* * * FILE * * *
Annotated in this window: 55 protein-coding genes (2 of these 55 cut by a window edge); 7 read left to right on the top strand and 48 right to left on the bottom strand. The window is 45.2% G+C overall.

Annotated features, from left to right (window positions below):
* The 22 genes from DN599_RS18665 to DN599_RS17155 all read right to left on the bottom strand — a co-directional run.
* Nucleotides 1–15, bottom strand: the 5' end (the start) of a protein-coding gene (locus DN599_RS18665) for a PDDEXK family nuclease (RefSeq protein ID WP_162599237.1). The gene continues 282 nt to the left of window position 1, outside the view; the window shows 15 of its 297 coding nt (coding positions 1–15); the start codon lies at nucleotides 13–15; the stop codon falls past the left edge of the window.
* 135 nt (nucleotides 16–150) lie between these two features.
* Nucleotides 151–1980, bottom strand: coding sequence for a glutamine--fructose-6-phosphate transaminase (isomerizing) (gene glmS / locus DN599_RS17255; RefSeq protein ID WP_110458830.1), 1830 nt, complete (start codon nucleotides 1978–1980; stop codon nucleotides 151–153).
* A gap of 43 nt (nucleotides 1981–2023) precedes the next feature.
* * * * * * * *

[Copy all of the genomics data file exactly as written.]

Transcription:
Annotated in this window: 55 protein-coding genes (2 of these 55 cut by a window edge); 7 read left to right on the top strand and 48 right to left on the bottom strand. The window is 45.2% G+C overall.

Annotated features, from left to right (window positions below):
* The 22 genes from DN599_RS18665 to DN599_RS17155 all read right to left on the bottom strand — a co-directional run.
* Nucleotides 1–15, bottom strand: the 5' end (the start) of a protein-coding gene (locus DN599_RS18665) for a PDDEXK family nuclease (RefSeq protein ID WP_162599237.1). The gene continues 282 nt to the left of window position 1, outside the view; the window shows 15 of its 297 coding nt (coding positions 1–15); the start codon lies at nucleotides 13–15; the stop codon falls past the left edge of the window.
* 135 nt (nucleotides 16–150) lie between these two features.
* Nucleotides 151–1980, bottom strand: coding sequence for a glutamine--fructose-6-phosphate transaminase (isomerizing) (gene glmS / locus DN599_RS17255; RefSeq protein ID WP_110458830.1), 1830 nt, complete (start codon nucleotides 1978–1980; stop codon nucleotides 151–153).
* A gap of 43 nt (nucleotides 1981–2023) precedes the next feature.